Jökulhlaups drain regularly from six subglacial geothermal areas in Iceland. From Grímsvötn in Vatnajökull, jökulhlaups have occurred at 4 to 6 yearly-intervals since the 1940s with peak discharges of 600 to 10000 m3s−1, durations of 2 to 3 weeks and total volumes of 0.5 to 3.0 km3. Prior to that, about one jökulhlaup occurred per decade, with an estimated discharge of 5 km of water and a peak discharge of approximately 30000 m3s−1. Clarke’s (1982) modification of Nye’s (1976) general model of discharge of jökulhlaups gives, in many respects, satisfactory simulations for jökulhlaups from Grímsvötn the best fit being obtained for Manning roughness coefficients n = 0.08 to 0.09 m−1/3s and a constant lake temperature of 0.2°C (which is the present lake temperature). The rapid ascent of the exceptional jökulhlaup of 1938, which accompanied a volcanic eruption, can only be simulated by a lake temperature of the order of 4°C. Jökulhlaups originating at geothermal areas beneath ice cauldrons located 10 to 15 km northwest of Grímsvötn have a peak discharge of 200 to 1500 m3s−1 in 1 to 3 days, with total volume of 50 to 350 × 106m3, and they recede slowly in 1 to 2 weeks. The form of the hydrograph has reversed asymmetry to that of a typical Grímsvötn hydrograph. The reservoir water temperature must be well above the melting point (10 to 20°C) and the flowing water seems not to be confined to a tunnel but to spread out beneath the glacier and later gradually to collect back to conduits. Since the time of the settlement of Iceland (870 AD), at least 80 subglacial volcanic eruptions have been reported, many of them causing tremendous jökulhlaups with dramatic impact on inhabited areas and landforms. The peak discharges of the largest floods (from Katla) have been estimated at the order of 100 000 to 300 000 m3 s−1, with durations of 3 to 5 days and total volume of the order of 1 km3. It is now apparent that the potentially largest and most catastrophic jökulhlaups may be caused by eruptions in the voluminous ice-filled calderas in northern Vatnajökull (of Bárdharbunga and Kverkfjöll). They may be the source of prehistoric jökulhlaups, with estimated peak discharge of 400 000 m3 s−1. At present, jökulhlaups originate from some 15 marginal ice-dammed lakes in Iceland. Typical values for peak discharges are 1000 to 3000 m3s−1, with durations of 2 to 5 days and total volumes of 2000 × 106 m3. Hydrographs for jökulhlaups from marginal lakes have a shape similar to those of the typical Grímsvötn jökulhlaup. Simulations describe reasonably well the ascending phase of the hydrographs assuming a constant lake temperature of about 1°C; but they fail to describe the recession. Some floods from marginal lakes, however, have reached their peaks exceptionally rapidly, in a single day. Such rapid ascent can be simulated by assuming drainage of lake water at 4 to 8°C. An empirical power-law relationship is obtained between peak discharge, Q max, and total volume V t of the jökulhlaups from Grímsvötn: Q max = KV t b, where Q max is measured in m3s−1, V t in 106m3, Κ = 4.15 × 10−3s−1 m2 and b = 1.84. In general, the jökulhlaups (excepting those caused by eruptions) occur when the lake has risen to a critical level, but before a lake level required for simple flotation of the ice dam is reached. The difference between the hydrostatic water pressure maintained by the lake and the ice overburden pressure of the ice dam is of the order 2 to 6 bar.
Article
Water flowing in tubular channels inside a glacier produces frictional heat, which causes melting of the ice walls. However the channels also have a tendency to close under the overburden pressure. Using the equilibrium equation that at every cross-section as much ice is melted as flows in, differential equations are given for steady flow in horizontal, inclined and vertical channels at variable depth and for variable discharge, ice properties and channel roughness. It is shown that the pressure decreases with increasing discharge, which proves that water must flow in main arteries. The same argument is used to show that certain glacier lakes above long flat valley glaciers must form in times of low discharge and empty when the discharge is high, i.e. when the water head in the subglacial drainage system drops below the lake level. Under the conditions of the model an ice mass of uniform thickness does not float, i.e. there is no water layer at the bottom, when the bed is inclined in the down-hill direction, but it can float on a horizontal bed if the exponent n of the law for the ice creep is small. It is further shown that basal streams (bottom conduits) and lateral streams at the hydraulic grade line (gradient conduits) can coexist. Time-dependent flow, local topography, ice motion, and sediment load are not accounted for in the theory, although they may strongly influence the actual course of the water. Computations have been carried out for the Gornergletscher where the bed topography is known and where some data are available on subglacial water pressure.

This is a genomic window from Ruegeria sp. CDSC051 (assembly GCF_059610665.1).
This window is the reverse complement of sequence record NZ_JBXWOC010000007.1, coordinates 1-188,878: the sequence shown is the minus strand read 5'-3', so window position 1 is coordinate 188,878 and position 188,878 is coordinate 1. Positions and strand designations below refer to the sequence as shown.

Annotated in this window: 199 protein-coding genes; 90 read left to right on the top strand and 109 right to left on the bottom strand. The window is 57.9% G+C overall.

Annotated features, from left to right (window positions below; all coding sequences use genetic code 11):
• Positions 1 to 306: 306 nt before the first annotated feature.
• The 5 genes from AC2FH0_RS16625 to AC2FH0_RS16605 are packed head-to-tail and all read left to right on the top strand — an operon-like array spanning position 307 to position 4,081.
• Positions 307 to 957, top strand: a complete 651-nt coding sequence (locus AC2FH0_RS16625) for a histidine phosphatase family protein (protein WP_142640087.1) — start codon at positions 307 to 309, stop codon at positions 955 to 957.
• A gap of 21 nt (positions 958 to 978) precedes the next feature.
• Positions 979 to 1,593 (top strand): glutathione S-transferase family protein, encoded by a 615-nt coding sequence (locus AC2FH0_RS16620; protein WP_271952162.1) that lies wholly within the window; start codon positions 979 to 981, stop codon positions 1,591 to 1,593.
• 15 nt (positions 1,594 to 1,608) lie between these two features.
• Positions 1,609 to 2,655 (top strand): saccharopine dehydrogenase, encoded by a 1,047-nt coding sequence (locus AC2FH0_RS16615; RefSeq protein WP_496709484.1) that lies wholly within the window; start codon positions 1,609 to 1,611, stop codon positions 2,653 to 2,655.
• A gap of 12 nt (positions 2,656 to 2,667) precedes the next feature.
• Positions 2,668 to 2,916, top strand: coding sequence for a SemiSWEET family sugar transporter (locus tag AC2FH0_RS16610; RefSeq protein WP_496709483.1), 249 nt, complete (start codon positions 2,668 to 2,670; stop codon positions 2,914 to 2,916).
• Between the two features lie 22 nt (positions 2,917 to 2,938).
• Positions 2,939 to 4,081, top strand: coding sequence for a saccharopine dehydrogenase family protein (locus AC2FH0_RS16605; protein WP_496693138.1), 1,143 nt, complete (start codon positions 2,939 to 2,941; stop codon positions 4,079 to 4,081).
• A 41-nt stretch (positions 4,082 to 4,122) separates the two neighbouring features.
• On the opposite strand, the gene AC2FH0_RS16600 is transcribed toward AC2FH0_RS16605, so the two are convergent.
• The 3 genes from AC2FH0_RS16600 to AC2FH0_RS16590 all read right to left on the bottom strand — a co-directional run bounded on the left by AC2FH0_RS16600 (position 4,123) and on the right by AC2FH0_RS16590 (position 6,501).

Article
Water flowing in tubular channels inside a glacier produces frictional heat, which causes melting of the ice walls. However the channels also have a tendency to close under the overburden pressure. Using the equilibrium equation that at every cross-section as much ice is melted as flows in, differential equations are given for steady flow in horizontal, inclined and vertical channels at variable depth and for variable discharge, ice properties and channel roughness. It is shown that the pressure decreases with increasing discharge, which proves that water must flow in main arteries. The same argument is used to show that certain glacier lakes above long flat valley glaciers must form in times of low discharge and empty when the discharge is high, i.e. when the water head in the subglacial drainage system drops below the lake level. Under the conditions of the model an ice mass of uniform thickness does not float, i.e. there is no water layer at the bottom, when the bed is inclined in the down-hill direction, but it can float on a horizontal bed if the exponent n of the law for the ice creep is small. It is further shown that basal streams (bottom conduits) and lateral streams at the hydraulic grade line (gradient conduits) can coexist. Time-dependent flow, local topography, ice motion, and sediment load are not accounted for in the theory, although they may strongly influence the actual course of the water. Computations have been carried out for the Gornergletscher where the bed topography is known and where some data are available on subglacial water pressure.
Article
An empirical power-law relationship is obtained between peak discharge, Qmax, and total volume, Vt, of the jokulhlaups from Grimsvotn: Qmax=KVtb, where Qmax is measured in m3s-1, Vt in 106m3, K=4.15 × 10-3s-1m-2.52 and b=1.84. In general, the jokulhlaups (excepting those caused by eruptions) occur when the lake has risen to a critical level, but before a lake level required for simple flotation of the ice dam is reached. The difference between the hydrostatic water pressure maintained by the lake and the ice overburden pressure of the ice dam is of the order 2 to 6 bar. -from Author